Thursday, June 11, 2015

The Blob Strengthens

It is a story worthy of a 50's science fiction movie.   A strange phenomenon brings danger and fear to society.  Without warning, it disappears.  But then, unexpectedly it returns to an anxiety ridden population.

But this time it is not science fiction.  It is not a story.  It is real.  The BLOB has returned.  Naming it is easy:  THE SON OF BLOB.

The original BLOB, named by Washington State Climatologist Nick Bond, formed the previous winter (2013-2014).   The BLOB was defined as a persistent region of anomalously warm water in the northeast Pacific.  With the air reaching the Northwest generally passing over the BLOB, the result was warmer than normal temperatures.

A good way to follow the development of this fiendish climate anomaly is to view maps of sea surface temperature  (SST) anomalies (differences between the actual temperatures and normal conditions).   Below and to the left, you see SST anomalies averaged over a week, one year ago.   The blood red color of the BLOB is apparent over the NE Pacific.   But by the beginning of November, the BLOB had weakened, while warm water developed along the coast.  Such a pattern is reminiscent of El Nino conditions...and in fact, El Nino was strengthening.

By February, the warm water was strengthening and extending westward. Enough to bring fear and concern (left panel below).  And by the first week of this month, the BLOB seems to have returned, and with it, its evil twin, El Nino, indicated by the warm waters in the eastern tropical Pacific.  Now we have a problem.  Note that the temperatures in the BLOB are 2-3 C (roughly 4-5F) above normal.

 The effects of the BLOB have become more than a little evident to everyone living in our region.  Temperatures are way above normal because of the warming effects of the is hard for our minimum temperatures to fall much below the ocean temperatures this time of the year.  Want to see evidence of this?   Here are the surface air temperatures at Seattle Tacoma Airport for the last 4 weeks, with the average highs and lows shown.   We have been warmer than normal, with minimum temperatures consistently 3-4F above normal.  An accident?  Or the BLOB?

Our seasonal weather models know all about the warm sea surface temperatures associated with the BLOB.  What do you think they are predicting for this summer?  Let me show you the latest seasonal forecast from the NOAA Climate Forecast System forecast.    Warmer than normal along the West Coast by 1-2C (2-4F).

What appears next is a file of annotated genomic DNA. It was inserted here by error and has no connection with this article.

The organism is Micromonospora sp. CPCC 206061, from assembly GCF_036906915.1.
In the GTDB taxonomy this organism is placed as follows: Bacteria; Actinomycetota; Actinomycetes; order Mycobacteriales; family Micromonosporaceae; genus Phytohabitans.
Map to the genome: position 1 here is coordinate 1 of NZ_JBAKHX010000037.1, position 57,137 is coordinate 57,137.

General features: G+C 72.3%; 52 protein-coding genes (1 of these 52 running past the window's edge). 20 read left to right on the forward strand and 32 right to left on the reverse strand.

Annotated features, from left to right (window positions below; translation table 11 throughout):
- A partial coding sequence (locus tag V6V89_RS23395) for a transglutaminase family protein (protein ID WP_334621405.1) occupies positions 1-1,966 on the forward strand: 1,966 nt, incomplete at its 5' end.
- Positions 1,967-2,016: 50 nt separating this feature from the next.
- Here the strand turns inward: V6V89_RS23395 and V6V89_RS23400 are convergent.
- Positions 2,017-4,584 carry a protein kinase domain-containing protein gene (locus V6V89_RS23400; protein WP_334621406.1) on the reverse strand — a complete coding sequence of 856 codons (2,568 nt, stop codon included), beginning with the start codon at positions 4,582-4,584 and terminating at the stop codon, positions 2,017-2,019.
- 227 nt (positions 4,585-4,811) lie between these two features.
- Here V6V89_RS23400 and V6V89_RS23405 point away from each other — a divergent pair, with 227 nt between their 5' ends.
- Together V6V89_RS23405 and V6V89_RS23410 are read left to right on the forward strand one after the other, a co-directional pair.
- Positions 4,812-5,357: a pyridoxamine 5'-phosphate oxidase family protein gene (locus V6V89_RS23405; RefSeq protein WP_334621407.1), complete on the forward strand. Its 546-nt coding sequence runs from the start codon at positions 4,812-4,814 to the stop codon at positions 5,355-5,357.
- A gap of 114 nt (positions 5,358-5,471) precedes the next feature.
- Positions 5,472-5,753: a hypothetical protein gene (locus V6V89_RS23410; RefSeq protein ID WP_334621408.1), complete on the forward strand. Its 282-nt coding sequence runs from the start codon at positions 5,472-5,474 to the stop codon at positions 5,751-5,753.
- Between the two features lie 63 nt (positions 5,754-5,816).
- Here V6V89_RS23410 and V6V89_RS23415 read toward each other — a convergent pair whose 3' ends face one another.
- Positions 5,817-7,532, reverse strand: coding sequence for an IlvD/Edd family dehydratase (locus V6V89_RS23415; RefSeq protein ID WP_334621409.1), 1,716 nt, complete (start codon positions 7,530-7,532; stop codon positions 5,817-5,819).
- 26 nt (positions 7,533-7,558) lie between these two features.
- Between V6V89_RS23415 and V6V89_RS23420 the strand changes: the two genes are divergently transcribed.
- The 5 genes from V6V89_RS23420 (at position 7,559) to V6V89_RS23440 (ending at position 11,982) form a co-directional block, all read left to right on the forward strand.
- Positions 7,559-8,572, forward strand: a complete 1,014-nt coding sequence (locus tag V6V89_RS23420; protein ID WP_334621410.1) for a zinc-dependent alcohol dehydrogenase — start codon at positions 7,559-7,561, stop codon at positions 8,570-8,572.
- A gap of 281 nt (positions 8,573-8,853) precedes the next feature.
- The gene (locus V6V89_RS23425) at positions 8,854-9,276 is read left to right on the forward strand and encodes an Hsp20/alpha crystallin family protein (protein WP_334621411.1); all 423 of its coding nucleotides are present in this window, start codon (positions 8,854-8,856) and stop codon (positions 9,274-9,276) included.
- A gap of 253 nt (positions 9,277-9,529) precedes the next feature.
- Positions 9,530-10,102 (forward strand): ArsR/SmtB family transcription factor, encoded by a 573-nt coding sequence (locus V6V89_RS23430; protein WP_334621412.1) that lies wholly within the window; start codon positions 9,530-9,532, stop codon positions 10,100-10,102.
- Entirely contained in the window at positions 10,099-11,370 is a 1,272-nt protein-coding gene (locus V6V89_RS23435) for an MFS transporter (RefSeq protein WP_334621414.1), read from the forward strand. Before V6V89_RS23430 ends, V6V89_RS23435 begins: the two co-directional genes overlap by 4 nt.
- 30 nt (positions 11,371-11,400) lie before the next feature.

The BLOB itself is not an independent player.  It has been forced by an anomalous atmospheric circulation, including anomalous high pressure (ridging) centered north of our region (see map showing the height (pressure) anomalies (difference from normal) at 500 hPa (about 18,000ft) for the last 30 days.  Yellow indicates higher heights than normal.

So get out your shorts, secure an extra fan, the BLOB is back and its not going anywhere soon.

 PS:  There WAS a movie Son of Blob and you will never guess who directed it (to his eternal embarrassment).  Larry Hagman of Dallas and I Dream of Genie Fame.


Joseph Ratliff said...

So, in the climate sciences, when does an area of warmer water, and the ridging etc... stop being called "anomalous" and start being called a "trend."

Are there criteria?

hidden wave said...

As a snowboard shop owner here in Washington, should I be worried that we will have a repeat of the persistent ridge we experienced last winter?

Cliff Mass said...

When there is a long-term increase or decline of an anomaly, over decades, then we can start to talk about a trend. There are distinct statistical tools we use to do this and for calculating statistical significance of such trends.....cliff

Dave Steckler said...

My wife and I have spent our entire adult lives in the Seattle area, and the past few years as our kids have started flying the nest we've had a fun time planning our post-rain-soaked existence as (at a minimum) snowbirds and (at a maximum) leaving Seattle completely. The gray and rain really started getting to us over the recent past, in spite of the natural beauty and other benefits of living in this area.

This year, though, Blob-influenced winter and spring threw a serious monkey wrench into our thought processes. The sunshine/rain ratio over the last 8 (ish) months has been just about perfect.